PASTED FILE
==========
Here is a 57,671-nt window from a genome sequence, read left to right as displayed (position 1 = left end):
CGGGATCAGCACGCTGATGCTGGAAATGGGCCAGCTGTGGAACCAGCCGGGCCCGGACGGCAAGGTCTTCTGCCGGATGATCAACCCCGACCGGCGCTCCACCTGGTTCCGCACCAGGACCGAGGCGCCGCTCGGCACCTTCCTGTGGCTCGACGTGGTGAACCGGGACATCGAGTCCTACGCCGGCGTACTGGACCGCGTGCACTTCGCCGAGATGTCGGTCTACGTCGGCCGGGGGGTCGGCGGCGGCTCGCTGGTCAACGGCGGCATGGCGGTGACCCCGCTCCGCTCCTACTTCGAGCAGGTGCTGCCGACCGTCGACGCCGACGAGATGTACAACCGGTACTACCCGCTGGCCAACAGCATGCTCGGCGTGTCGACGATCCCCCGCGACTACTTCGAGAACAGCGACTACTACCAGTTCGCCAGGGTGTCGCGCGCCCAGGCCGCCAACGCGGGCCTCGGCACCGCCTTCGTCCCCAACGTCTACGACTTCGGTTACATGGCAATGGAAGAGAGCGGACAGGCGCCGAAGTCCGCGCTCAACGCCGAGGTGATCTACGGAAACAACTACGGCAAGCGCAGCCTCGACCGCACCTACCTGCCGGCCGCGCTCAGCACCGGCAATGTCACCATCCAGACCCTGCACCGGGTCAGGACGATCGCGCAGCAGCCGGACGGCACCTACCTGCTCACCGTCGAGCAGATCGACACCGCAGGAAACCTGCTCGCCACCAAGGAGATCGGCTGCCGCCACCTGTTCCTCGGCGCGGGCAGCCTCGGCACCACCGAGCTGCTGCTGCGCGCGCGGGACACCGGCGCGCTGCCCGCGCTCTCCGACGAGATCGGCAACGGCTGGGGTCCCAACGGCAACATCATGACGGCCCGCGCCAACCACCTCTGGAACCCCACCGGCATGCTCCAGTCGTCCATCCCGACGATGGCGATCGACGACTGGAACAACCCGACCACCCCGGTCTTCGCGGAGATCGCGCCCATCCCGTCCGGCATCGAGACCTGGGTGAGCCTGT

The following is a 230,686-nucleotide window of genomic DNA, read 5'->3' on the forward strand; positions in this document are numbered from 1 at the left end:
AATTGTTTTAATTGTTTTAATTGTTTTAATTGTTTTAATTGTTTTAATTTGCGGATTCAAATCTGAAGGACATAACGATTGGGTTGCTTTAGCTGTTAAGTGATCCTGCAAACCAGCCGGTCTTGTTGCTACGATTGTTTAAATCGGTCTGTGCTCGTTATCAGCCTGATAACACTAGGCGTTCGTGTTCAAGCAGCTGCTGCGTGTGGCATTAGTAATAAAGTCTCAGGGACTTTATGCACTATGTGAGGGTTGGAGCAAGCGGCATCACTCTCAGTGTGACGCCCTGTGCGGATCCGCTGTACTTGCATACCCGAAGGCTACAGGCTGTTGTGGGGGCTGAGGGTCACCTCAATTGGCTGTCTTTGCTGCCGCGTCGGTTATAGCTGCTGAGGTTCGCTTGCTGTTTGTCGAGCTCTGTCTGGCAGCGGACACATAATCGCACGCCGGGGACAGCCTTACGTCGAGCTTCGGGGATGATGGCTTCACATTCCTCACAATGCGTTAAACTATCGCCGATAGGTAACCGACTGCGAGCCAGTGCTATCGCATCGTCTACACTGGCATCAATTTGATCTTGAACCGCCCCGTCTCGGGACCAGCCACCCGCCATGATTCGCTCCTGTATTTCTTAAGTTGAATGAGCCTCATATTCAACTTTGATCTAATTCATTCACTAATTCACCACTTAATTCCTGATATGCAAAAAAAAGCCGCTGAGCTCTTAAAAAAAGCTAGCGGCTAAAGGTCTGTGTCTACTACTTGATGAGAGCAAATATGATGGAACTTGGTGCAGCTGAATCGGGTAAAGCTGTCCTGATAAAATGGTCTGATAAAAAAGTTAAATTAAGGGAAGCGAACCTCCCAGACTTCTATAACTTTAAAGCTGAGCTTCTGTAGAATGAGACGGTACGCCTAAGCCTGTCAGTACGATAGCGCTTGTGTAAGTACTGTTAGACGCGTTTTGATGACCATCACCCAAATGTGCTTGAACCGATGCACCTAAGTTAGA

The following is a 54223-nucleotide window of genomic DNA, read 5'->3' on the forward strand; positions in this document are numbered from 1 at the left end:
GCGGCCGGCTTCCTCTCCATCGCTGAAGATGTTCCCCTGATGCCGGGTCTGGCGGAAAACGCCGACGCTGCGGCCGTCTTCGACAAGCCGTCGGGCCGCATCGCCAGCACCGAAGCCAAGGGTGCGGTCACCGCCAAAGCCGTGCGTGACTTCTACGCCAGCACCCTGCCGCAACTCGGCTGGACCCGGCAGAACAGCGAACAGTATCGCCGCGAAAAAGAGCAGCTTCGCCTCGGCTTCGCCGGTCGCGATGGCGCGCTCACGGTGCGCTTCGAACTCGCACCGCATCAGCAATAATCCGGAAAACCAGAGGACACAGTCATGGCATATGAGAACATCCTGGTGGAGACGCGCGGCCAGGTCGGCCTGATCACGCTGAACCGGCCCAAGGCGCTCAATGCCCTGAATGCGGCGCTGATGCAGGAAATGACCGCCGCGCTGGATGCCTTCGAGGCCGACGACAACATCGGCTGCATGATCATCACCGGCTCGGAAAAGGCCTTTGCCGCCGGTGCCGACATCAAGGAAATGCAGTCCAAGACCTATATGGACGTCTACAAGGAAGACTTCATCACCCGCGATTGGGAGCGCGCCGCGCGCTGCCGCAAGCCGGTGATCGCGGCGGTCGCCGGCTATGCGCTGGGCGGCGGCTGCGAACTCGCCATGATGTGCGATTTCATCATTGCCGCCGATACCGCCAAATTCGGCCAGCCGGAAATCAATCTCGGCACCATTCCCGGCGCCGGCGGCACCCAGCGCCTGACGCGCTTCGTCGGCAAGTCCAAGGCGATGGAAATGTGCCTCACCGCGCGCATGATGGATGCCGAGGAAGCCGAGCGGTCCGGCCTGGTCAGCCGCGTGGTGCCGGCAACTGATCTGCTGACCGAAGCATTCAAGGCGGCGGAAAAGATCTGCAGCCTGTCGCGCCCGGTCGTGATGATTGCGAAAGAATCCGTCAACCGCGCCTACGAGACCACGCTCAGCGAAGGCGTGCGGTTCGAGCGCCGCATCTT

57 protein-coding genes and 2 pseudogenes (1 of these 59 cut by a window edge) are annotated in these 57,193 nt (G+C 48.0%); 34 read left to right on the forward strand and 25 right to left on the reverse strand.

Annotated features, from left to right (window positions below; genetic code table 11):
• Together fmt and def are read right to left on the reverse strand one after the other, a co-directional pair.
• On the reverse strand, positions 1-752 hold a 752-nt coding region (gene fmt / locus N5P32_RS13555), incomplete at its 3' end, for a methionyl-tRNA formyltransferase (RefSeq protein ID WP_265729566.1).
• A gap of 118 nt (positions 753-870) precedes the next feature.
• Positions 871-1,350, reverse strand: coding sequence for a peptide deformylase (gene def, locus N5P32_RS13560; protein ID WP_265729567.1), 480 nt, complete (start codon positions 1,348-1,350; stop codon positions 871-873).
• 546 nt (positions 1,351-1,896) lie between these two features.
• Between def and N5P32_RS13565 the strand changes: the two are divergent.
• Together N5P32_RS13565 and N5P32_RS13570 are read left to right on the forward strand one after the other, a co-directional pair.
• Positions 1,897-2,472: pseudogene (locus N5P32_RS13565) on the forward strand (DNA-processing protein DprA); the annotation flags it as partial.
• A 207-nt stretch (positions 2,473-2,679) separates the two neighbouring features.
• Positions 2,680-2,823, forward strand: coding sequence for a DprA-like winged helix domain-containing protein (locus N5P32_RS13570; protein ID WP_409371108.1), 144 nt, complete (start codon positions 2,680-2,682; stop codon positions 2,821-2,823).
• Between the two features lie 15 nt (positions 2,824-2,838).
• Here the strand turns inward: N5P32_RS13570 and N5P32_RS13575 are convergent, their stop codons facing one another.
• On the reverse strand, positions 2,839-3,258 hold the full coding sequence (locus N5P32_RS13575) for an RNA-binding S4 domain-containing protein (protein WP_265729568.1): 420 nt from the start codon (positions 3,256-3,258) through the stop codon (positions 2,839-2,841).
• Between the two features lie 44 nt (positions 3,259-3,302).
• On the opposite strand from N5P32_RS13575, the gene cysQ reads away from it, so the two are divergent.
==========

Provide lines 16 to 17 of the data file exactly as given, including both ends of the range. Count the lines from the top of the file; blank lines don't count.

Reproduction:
• Positions 1,897-2,472: pseudogene (locus N5P32_RS13565) on the forward strand (DNA-processing protein DprA); the annotation flags it as partial.
• A 207-nt stretch (positions 2,473-2,679) separates the two neighbouring features.